King Charles III’s coronation: Buckingham Palace reveals details of three-day celebration
Buckingham Palace on Saturday revealed details of King Charles III’s coronation, set to be less extravagant than his mother’s ceremony 70 years ago, in a reflection of the cost-of-living crisis many Britons are enduring.
Three days of celebrations will take place, with the coronation on Saturday May 6, a “Coronation Big Lunch” and “Coronation Concert” the following day, and an extra bank holiday on Monday. The public will be invited on the last day to join “The Big Help Out” by volunteering in their communities.
The coronation itself will be “a solemn religious service, as well as an occasion for celebration and pageantry,” conducted by the Archbishop of Canterbury Justin Welby, the palace said.
It will, the palace reiterated, “reflect the Monarch’s role today and look towards the future, while being rooted in longstanding traditions and pageantry.”
That line from the palace has been interpreted by experts as a hint that Charles’ coronation will be different and more subdued from the one his late mother experienced seven decades ago, with a shorter ceremony and amendments to some of the feudal elements of the ritual. Queen Elizabeth’s coronation was the first live televised royal event and lasted three hours.
Charles and his wife Camilla, the Queen Consort, will arrive at Westminster Abbey in procession from Buckingham Palace, known as “The King’s Procession,” and return later in a larger ceremonial procession, known as “The Coronation Procession,” accompanied by other members of the royal family.
The King and Queen Consort, alongside members of the royal family, will then appear on the balcony of Buckingham Palace to conclude the day’s events.
At this point, the palace has not specified which members of the family will appear in the procession and on the balcony, following Prince Andrew’s continued exile from public life as a result of historical sexual abuse allegations and the publication of Prince Harry’s memoir which railed against his family.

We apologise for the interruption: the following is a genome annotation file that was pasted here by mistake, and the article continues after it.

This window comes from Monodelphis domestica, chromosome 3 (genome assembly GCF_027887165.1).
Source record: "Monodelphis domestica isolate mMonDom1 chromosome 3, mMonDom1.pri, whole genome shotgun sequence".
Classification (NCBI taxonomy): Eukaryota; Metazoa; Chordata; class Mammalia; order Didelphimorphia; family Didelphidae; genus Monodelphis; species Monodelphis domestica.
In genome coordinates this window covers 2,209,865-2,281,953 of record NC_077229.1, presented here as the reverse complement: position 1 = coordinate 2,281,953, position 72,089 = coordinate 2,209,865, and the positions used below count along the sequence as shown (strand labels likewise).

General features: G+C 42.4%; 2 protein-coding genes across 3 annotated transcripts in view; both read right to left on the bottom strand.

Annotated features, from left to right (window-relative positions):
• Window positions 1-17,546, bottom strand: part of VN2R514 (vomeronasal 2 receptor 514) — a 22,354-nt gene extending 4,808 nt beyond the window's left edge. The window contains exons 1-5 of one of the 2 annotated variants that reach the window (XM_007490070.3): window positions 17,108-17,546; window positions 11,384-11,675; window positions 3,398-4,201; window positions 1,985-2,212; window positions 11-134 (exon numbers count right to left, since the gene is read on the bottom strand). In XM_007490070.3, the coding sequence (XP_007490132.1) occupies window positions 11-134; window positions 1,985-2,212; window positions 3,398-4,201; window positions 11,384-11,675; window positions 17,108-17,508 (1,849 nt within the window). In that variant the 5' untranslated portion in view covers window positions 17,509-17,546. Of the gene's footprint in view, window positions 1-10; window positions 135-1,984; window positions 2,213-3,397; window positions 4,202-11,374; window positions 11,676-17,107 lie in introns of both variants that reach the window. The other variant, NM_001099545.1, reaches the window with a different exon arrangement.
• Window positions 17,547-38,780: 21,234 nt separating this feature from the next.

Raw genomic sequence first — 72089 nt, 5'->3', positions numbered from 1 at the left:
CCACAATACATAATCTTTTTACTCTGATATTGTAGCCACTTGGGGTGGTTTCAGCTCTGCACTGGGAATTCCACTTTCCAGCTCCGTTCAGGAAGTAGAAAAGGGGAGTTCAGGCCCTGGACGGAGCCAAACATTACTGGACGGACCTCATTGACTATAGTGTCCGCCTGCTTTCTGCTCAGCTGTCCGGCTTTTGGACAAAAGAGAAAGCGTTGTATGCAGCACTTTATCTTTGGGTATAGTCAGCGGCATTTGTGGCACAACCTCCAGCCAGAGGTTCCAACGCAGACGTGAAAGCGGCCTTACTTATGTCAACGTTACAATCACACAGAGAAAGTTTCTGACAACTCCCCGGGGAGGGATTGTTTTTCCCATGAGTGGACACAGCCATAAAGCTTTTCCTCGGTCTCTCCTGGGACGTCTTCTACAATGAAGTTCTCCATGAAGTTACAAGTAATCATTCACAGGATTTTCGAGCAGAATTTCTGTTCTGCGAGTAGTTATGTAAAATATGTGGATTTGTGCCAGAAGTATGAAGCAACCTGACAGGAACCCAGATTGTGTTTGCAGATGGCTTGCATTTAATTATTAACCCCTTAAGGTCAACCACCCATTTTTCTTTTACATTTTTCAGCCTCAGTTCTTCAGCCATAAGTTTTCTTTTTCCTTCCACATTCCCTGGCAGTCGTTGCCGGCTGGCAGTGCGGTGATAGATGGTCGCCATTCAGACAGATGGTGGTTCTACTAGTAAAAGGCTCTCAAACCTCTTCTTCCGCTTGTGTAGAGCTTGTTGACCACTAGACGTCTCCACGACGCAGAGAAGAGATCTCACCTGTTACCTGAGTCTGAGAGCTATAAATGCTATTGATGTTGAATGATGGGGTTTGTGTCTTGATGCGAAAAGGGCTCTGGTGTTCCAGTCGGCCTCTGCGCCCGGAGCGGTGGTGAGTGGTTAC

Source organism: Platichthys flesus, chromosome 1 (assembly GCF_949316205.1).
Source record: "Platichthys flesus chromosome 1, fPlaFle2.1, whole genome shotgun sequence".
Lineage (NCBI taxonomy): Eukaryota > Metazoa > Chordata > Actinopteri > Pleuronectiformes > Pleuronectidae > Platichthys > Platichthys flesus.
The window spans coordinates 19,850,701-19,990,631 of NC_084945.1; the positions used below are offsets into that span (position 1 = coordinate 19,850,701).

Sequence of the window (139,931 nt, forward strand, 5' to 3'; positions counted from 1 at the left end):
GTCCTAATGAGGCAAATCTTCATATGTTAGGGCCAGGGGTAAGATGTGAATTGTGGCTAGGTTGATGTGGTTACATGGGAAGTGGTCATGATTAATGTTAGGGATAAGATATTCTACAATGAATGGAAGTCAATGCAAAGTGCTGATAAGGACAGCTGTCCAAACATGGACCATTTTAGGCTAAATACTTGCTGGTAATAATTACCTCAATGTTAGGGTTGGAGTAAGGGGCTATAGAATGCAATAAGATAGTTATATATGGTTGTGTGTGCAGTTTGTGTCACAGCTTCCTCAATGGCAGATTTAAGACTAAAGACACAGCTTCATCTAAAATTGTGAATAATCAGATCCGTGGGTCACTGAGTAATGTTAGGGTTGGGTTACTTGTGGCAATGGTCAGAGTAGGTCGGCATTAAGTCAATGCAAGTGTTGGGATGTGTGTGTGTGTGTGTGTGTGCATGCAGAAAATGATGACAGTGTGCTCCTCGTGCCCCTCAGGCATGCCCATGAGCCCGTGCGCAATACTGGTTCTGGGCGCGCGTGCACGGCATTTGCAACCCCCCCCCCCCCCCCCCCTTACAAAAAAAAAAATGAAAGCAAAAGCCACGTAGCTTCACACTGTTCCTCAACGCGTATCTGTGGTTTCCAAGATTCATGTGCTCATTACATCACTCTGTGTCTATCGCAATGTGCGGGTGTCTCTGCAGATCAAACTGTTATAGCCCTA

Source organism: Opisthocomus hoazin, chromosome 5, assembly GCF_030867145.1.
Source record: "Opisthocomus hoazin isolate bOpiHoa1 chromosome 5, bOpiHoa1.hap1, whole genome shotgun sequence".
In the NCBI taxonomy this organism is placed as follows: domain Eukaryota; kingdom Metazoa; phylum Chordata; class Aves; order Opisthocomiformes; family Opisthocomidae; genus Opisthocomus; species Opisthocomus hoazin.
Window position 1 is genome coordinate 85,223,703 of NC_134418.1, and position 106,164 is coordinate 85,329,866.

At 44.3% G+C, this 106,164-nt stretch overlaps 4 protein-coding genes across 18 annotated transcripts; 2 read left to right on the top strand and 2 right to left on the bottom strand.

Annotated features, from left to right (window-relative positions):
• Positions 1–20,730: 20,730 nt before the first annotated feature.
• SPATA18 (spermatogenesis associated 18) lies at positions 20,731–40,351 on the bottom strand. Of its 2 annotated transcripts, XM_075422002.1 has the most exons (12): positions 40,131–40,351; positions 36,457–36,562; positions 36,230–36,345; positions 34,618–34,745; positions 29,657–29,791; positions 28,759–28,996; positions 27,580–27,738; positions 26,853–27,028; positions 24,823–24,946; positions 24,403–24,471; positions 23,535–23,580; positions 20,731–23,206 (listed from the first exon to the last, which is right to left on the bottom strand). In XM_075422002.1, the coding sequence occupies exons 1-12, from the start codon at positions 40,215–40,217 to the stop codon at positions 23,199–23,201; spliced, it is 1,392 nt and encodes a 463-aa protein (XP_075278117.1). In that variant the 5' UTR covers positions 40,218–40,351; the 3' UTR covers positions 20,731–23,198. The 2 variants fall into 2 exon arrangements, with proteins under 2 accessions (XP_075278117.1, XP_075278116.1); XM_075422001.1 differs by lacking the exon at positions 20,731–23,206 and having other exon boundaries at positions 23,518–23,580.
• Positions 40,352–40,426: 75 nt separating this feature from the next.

“It would help Charles a lot in terms of his image if Harry and Meghan were there,” royal historian Kate Williams previously told CNN. “It’s particularly going to look bad for him if his son is not there because, of course, Harry still is very high in line to the throne, as are his children.”
On the following day, May 7, thousands of events are expected to take place across the country as part of the “Coronation Big Lunch,” while as-yet unnamed “global music icons and contemporary stars,” will come together for a “Coronation Concert” held on Windsor Castle’s East Lawn, the palace said.
The concert will be attended by a public audience composed of volunteers from the King and Queen Consort’s charity affiliations as well as several thousand members of the public selected through a national ballot held by the BBC.
They will watch a “world-class orchestra play interpretations of musical favorites fronted by some of the world’s biggest entertainers, alongside performers from the world of dance…and a selection of spoken word sequences delivered by stars of stage and screen,” the palace said, adding that a line-up would be released in due course.
A diverse group comprised of Britain’s Refugee choirs, NHS choirs, LGBTQ+ singing groups and deaf signing choirs, will form “The Coronation Choir” and also perform at the concert, alongside “The Virtual Choir,” made up of singers from across the Commonwealth.
Well-known locations across the country will also be lit up using projections, lasers, drone displays and illuminations as part of the concert.
The celebrations will conclude on the bank holiday Monday with “The Big Help Out” that will aim to “bring communities together and create a lasting volunteering legacy from the Coronation Weekend.”
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